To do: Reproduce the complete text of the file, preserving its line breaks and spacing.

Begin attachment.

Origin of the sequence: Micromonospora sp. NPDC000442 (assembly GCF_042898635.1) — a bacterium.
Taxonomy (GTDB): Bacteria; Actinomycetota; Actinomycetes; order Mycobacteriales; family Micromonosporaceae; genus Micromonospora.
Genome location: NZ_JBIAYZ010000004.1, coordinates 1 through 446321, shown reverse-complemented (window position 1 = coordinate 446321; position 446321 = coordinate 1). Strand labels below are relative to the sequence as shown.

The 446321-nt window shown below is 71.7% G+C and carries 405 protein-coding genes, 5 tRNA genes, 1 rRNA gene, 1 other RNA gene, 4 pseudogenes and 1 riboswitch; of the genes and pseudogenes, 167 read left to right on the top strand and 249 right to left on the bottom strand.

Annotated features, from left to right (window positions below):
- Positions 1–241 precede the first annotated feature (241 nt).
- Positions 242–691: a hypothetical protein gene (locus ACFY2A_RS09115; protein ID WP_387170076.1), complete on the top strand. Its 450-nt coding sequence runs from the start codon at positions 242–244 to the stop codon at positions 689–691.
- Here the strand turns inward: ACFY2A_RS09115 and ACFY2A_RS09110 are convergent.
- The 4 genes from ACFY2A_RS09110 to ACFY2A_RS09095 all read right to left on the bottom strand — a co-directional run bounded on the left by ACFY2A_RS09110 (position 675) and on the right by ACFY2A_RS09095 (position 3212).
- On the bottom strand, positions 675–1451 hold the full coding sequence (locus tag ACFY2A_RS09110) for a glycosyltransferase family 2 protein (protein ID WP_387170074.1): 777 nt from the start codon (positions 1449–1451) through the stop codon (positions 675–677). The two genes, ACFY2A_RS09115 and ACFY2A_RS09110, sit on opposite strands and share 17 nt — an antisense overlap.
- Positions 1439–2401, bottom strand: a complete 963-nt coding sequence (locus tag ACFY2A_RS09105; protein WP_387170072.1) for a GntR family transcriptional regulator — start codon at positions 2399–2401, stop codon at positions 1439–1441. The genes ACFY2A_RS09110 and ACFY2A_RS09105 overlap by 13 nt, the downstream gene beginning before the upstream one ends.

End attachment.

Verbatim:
Origin of the sequence: Micromonospora sp. NPDC000442 (assembly GCF_042898635.1) — a bacterium.
Taxonomy (GTDB): Bacteria; Actinomycetota; Actinomycetes; order Mycobacteriales; family Micromonosporaceae; genus Micromonospora.
Genome location: NZ_JBIAYZ010000004.1, coordinates 1 through 446321, shown reverse-complemented (window position 1 = coordinate 446321; position 446321 = coordinate 1). Strand labels below are relative to the sequence as shown.

The 446321-nt window shown below is 71.7% G+C and carries 405 protein-coding genes, 5 tRNA genes, 1 rRNA gene, 1 other RNA gene, 4 pseudogenes and 1 riboswitch; of the genes and pseudogenes, 167 read left to right on the top strand and 249 right to left on the bottom strand.

Annotated features, from left to right (window positions below):
- Positions 1–241 precede the first annotated feature (241 nt).
- Positions 242–691: a hypothetical protein gene (locus ACFY2A_RS09115; protein ID WP_387170076.1), complete on the top strand. Its 450-nt coding sequence runs from the start codon at positions 242–244 to the stop codon at positions 689–691.
- Here the strand turns inward: ACFY2A_RS09115 and ACFY2A_RS09110 are convergent.
- The 4 genes from ACFY2A_RS09110 to ACFY2A_RS09095 all read right to left on the bottom strand — a co-directional run bounded on the left by ACFY2A_RS09110 (position 675) and on the right by ACFY2A_RS09095 (position 3212).
- On the bottom strand, positions 675–1451 hold the full coding sequence (locus tag ACFY2A_RS09110) for a glycosyltransferase family 2 protein (protein ID WP_387170074.1): 777 nt from the start codon (positions 1449–1451) through the stop codon (positions 675–677). The two genes, ACFY2A_RS09115 and ACFY2A_RS09110, sit on opposite strands and share 17 nt — an antisense overlap.
- Positions 1439–2401, bottom strand: a complete 963-nt coding sequence (locus tag ACFY2A_RS09105; protein WP_387170072.1) for a GntR family transcriptional regulator — start codon at positions 2399–2401, stop codon at positions 1439–1441. The genes ACFY2A_RS09110 and ACFY2A_RS09105 overlap by 13 nt, the downstream gene beginning before the upstream one ends.